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Very scared / paranoid

(42 Posts)
FoxHugs Sun 30-Mar-14 23:57:02

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southeastastra Mon 31-Mar-14 00:06:20

maybe look at it the other way, try to enjoy your pregnancy, i know it's very easy to say rather than put into practice but you can worry all you like but the outcome will be the same.

try to be positive

morethanpotatoprints Mon 31-Mar-14 00:06:39

No you aren't going mad.
I haven't experienced all you have but have had some similar to you.
You need to find some help to help you stay calm. My dh and mw were great here and so understanding and supportive.
Of course you will feel like this it is natural that you just daren't get up hope.
Do you have any rl friends or health care specialists you can talk to so you can gain some perspective.
I know it is hard and I never settled until I was holding dd in my arms.

southeastastra Mon 31-Mar-14 00:08:17

btw i had placenta previa with my ds2 and it was bloody scary but in hindsight i wish i had enjoyed being pregnant more that i did. it was just worry from the start but he is now a fantastic little boy of 12

AndSheRose Mon 31-Mar-14 00:34:55

I think you need some help managing your (understandable) anxieties, and the thoughts that lead to them. It sounds like classic CBT would help you a lot, which focuses on how thoughts and behaviours interact to produce anxieties. It will help you identify how a behaviour or feeling (eg back pain) leads to a thought (something is going wrong with the baby) which then leads to panic and subsequent catastrophic thoughts, which then fuels the whole thing, and techniques to interrupt this cycle. Women can feel like this in pregnancy even without previous fertility issues you discussed, and it sounds like it has become more than everyday nerves and worry.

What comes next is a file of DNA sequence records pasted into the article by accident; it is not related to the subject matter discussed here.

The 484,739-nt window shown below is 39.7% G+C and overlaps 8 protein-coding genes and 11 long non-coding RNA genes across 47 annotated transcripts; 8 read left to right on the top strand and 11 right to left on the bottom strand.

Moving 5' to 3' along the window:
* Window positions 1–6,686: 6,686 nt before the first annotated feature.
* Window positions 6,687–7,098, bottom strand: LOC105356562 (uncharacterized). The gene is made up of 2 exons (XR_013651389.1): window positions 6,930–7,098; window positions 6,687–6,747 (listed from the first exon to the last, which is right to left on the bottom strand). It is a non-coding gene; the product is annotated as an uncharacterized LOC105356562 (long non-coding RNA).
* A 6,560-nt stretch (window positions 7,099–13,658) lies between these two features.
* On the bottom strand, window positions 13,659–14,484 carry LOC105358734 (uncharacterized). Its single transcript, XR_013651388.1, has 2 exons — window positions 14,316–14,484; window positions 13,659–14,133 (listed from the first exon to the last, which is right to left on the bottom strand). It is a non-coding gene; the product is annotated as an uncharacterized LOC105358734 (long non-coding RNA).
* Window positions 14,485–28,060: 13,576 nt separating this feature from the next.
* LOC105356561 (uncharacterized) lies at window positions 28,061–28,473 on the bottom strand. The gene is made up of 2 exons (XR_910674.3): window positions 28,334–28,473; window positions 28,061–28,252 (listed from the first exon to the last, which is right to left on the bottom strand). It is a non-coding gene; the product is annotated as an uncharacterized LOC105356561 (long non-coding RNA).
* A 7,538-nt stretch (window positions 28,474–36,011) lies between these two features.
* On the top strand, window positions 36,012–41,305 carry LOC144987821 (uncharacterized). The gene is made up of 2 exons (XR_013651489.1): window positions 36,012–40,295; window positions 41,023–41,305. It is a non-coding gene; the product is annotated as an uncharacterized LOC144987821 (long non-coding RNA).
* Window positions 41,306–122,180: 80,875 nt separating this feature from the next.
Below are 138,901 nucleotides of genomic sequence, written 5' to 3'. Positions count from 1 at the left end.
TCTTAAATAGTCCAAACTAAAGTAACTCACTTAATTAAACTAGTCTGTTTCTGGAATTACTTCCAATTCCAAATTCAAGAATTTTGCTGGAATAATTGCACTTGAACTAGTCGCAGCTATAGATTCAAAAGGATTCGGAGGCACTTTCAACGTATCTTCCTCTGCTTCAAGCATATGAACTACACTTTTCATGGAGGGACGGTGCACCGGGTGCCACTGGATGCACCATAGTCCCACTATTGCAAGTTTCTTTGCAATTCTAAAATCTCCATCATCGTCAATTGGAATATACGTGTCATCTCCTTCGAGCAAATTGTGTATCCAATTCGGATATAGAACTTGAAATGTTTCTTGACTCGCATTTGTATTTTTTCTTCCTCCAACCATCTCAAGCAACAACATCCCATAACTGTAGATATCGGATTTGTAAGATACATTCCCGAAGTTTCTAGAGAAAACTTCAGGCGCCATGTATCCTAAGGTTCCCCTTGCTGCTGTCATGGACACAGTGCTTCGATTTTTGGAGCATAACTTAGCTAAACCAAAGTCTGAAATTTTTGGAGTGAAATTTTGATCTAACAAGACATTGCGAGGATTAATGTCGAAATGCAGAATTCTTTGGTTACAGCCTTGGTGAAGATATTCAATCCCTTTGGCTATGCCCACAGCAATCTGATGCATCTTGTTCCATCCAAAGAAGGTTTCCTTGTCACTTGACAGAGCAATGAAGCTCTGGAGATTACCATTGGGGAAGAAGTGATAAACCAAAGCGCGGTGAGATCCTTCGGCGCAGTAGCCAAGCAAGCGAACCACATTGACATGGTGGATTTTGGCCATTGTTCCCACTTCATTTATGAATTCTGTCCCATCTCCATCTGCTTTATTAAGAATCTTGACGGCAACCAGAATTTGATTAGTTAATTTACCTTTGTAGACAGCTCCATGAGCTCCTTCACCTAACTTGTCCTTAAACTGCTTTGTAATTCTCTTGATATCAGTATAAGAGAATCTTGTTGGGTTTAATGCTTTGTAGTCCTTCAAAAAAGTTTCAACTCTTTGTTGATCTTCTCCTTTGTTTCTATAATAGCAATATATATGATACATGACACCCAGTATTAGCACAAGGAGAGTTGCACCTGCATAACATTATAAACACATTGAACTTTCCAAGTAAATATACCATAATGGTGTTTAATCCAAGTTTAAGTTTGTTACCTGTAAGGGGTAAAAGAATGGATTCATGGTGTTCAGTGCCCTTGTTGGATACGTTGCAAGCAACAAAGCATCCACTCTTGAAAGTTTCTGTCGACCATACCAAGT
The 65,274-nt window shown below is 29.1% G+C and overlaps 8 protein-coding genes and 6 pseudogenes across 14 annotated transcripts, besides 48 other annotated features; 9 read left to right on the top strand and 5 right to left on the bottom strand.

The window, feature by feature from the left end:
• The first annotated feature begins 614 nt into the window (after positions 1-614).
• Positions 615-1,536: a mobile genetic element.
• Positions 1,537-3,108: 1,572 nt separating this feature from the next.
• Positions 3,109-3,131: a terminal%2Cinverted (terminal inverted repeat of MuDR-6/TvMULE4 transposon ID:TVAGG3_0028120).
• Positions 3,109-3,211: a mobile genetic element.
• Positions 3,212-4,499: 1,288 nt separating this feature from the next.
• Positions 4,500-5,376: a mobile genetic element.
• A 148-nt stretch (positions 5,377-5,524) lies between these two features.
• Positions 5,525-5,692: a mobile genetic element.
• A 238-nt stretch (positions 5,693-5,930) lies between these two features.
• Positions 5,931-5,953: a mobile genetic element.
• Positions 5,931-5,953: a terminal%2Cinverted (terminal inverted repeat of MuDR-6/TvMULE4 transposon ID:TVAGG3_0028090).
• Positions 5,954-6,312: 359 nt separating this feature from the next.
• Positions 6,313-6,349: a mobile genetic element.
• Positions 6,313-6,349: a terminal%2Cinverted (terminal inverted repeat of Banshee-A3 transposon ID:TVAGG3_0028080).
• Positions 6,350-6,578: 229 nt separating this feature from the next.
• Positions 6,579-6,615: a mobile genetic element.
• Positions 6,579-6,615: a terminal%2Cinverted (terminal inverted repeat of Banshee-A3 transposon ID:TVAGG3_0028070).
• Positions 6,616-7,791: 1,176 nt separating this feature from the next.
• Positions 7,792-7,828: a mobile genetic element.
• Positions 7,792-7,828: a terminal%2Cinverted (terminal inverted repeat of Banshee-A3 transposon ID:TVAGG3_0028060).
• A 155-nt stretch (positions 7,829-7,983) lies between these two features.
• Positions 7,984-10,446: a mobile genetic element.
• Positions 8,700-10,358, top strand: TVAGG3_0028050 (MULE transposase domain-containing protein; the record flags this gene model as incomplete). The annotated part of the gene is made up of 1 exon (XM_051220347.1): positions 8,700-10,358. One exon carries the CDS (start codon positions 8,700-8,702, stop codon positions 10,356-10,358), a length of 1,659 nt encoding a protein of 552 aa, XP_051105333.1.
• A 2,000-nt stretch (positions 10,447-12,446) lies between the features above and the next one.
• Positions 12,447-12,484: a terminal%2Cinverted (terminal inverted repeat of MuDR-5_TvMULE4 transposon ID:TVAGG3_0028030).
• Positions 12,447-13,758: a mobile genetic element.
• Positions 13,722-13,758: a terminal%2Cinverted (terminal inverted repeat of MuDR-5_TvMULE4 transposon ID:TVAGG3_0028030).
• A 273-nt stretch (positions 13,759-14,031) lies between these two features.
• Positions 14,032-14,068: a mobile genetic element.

See your doctor and tell them you are suffering, you can get CBT on the NHS or if you can afford it or have private healthcare insurance it is quicker to go private.
The irony is you are mentally anguished while physically all evidence to date is that everything is going fine and looking likely to stay that way - try to remind yourself of this, and do whatever you can to relax - yoga, relaxation CD, positive affirmations, pregnancy massage, long walks - whatever helps. And actively consider the millions of pregnancies and births that routinely work out fine, rather than search out or dwell on the stories where they don't, which seem plentiful but in reality are much fewer than the 'everything went fine' outcomes.

Good luck.

HowAboutNo Mon 31-Mar-14 05:42:41

I'm really sorry you're feeling like this. Whilst I haven't had the same experiences as you, I feel really anxious about this pregnancy. I was convinced this would never happen and I still can't bring myself to believe it

However the best piece of advice was actually from this board. Someone said to just appreciate this moment, the fact that I am pregnant right now, and that I have this time with her. Sounds silly but it really helped me focus on the fact that right now, she exists and that is something to enjoy and cherish.

I can't imagine how hard it was to go through what you have, but please just go and be monitored whenever you feel you need it - even if it's every day! It's your baby and you must do whatever you feel is right to make you feel better. They won't judge you at Triage, that's what they are there for.

Keep going, you're doing great thanks

AndIFeedEmGunpowder Mon 31-Mar-14 05:55:16

Agree to go and be checked out if you are worried! As howabout says, that is what they are there for.


FoxHugs Thu 03-Apr-14 00:34:00

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EllaBella220 Thu 03-Apr-14 00:42:36

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FoxHugs Thu 03-Apr-14 01:03:59

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EllaBella220 Thu 03-Apr-14 01:12:45

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squizita Thu 03-Apr-14 11:08:01

Hi- just saw your other post and realised why you sounded so worried about a cold!! sad

I'm in a similar boat - nervously pregnant after losses. Know of people who have had stillbirth, cot death etc' too and it doesn't help.

There is a threat for pregnancy after loss (the posifrickentivity thread) which you may find reassuring!
Also ask your midwife about the perenatal psychiatry service. It is quite normal to have this service if you're in our boat and it is enormously helpful.

Don't worry about going to hospital for reduced movements: they will be glad to help you. Otherwise you'll just be worried.

FoxHugs Thu 03-Apr-14 11:14:02

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squizita Thu 03-Apr-14 11:22:09

Fox I haven't got a doppler - same reason as you, could cause more fears!

EllaBella220 Thu 03-Apr-14 11:46:36